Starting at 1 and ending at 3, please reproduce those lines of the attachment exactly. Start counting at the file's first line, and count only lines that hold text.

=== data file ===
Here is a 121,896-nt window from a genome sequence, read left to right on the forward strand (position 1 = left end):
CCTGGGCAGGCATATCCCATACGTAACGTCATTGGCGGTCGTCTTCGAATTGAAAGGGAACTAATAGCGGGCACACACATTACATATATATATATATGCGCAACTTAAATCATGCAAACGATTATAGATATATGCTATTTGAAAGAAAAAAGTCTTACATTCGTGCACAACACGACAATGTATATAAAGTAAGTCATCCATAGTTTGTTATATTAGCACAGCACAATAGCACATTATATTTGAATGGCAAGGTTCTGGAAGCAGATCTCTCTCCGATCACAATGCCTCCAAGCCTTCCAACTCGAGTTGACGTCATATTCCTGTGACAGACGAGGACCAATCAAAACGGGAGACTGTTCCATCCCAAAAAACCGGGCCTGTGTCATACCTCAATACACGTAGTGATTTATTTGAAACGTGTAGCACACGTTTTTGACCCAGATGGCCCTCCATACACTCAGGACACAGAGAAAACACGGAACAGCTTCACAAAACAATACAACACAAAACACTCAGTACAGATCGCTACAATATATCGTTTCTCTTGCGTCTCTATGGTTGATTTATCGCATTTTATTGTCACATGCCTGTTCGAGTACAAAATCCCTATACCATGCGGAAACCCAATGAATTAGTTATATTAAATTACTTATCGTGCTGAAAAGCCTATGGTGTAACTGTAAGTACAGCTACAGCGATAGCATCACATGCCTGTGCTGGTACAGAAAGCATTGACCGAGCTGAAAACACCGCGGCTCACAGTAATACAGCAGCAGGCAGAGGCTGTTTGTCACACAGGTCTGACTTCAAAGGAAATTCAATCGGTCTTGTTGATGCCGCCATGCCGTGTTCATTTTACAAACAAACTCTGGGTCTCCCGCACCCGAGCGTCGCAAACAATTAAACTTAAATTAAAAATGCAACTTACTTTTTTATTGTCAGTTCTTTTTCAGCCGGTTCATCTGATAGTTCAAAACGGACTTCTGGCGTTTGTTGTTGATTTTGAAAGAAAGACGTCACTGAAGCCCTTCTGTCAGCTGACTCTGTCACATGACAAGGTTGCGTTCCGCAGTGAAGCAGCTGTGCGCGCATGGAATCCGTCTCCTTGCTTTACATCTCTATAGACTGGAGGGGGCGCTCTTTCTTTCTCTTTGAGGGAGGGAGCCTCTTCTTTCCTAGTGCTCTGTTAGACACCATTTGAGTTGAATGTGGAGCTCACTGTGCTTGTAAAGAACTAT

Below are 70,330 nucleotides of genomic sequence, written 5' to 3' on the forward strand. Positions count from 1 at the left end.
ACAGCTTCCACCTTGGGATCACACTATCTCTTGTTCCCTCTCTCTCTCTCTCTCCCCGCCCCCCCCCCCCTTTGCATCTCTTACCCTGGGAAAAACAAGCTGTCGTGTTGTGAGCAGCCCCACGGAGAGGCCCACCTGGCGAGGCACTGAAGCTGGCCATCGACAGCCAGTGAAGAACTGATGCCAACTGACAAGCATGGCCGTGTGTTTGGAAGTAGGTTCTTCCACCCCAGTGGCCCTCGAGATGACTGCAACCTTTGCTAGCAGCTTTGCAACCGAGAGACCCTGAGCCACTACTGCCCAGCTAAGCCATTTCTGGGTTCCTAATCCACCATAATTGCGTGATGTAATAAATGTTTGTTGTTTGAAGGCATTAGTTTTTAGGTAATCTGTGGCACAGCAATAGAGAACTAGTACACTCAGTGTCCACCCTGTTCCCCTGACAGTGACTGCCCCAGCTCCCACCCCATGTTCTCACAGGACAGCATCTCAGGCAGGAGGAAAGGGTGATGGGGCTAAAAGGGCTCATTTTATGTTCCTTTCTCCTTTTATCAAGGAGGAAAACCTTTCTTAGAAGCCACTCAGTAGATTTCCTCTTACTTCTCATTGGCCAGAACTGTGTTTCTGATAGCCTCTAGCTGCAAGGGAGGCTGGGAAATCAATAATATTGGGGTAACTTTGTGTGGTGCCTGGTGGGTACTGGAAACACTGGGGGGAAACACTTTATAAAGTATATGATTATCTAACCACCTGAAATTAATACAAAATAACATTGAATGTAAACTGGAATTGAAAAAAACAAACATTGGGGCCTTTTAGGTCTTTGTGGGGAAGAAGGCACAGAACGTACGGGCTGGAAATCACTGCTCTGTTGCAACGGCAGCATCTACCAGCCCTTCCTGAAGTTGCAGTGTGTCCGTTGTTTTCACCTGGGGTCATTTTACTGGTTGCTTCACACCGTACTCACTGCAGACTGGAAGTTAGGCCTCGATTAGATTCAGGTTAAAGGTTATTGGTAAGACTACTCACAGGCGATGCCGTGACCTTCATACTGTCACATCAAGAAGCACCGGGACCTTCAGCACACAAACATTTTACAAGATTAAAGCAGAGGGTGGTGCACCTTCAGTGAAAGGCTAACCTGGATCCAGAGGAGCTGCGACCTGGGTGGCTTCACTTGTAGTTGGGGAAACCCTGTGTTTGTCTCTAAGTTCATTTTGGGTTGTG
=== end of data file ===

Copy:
Here is a 121,896-nt window from a genome sequence, read left to right on the forward strand (position 1 = left end):
CCTGGGCAGGCATATCCCATACGTAACGTCATTGGCGGTCGTCTTCGAATTGAAAGGGAACTAATAGCGGGCACACACATTACATATATATATATATGCGCAACTTAAATCATGCAAACGATTATAGATATATGCTATTTGAAAGAAAAAAGTCTTACATTCGTGCACAACACGACAATGTATATAAAGTAAGTCATCCATAGTTTGTTATATTAGCACAGCACAATAGCACATTATATTTGAATGGCAAGGTTCTGGAAGCAGATCTCTCTCCGATCACAATGCCTCCAAGCCTTCCAACTCGAGTTGACGTCATATTCCTGTGACAGACGAGGACCAATCAAAACGGGAGACTGTTCCATCCCAAAAAACCGGGCCTGTGTCATACCTCAATACACGTAGTGATTTATTTGAAACGTGTAGCACACGTTTTTGACCCAGATGGCCCTCCATACACTCAGGACACAGAGAAAACACGGAACAGCTTCACAAAACAATACAACACAAAACACTCAGTACAGATCGCTACAATATATCGTTTCTCTTGCGTCTCTATGGTTGATTTATCGCATTTTATTGTCACATGCCTGTTCGAGTACAAAATCCCTATACCATGCGGAAACCCAATGAATTAGTTATATTAAATTACTTATCGTGCTGAAAAGCCTATGGTGTAACTGTAAGTACAGCTACAGCGATAGCATCACATGCCTGTGCTGGTACAGAAAGCATTGACCGAGCTGAAAACACCGCGGCTCACAGTAATACAGCAGCAGGCAGAGGCTGTTTGTCACACAGGTCTGACTTCAAAGGAAATTCAATCGGTCTTGTTGATGCCGCCATGCCGTGTTCATTTTACAAACAAACTCTGGGTCTCCCGCACCCGAGCGTCGCAAACAATTAAACTTAAATTAAAAATGCAACTTACTTTTTTATTGTCAGTTCTTTTTCAGCCGGTTCATCTGATAGTTCAAAACGGACTTCTGGCGTTTGTTGTTGATTTTGAAAGAAAGACGTCACTGAAGCCCTTCTGTCAGCTGACTCTGTCACATGACAAGGTTGCGTTCCGCAGTGAAGCAGCTGTGCGCGCATGGAATCCGTCTCCTTGCTTTACATCTCTATAGACTGGAGGGGGCGCTCTTTCTTTCTCTTTGAGGGAGGGAGCCTCTTCTTTCCTAGTGCTCTGTTAGACACCATTTGAGTTGAATGTGGAGCTCACTGTGCTTGTAAAGAACTAT

Below are 70,330 nucleotides of genomic sequence, written 5' to 3' on the forward strand. Positions count from 1 at the left end.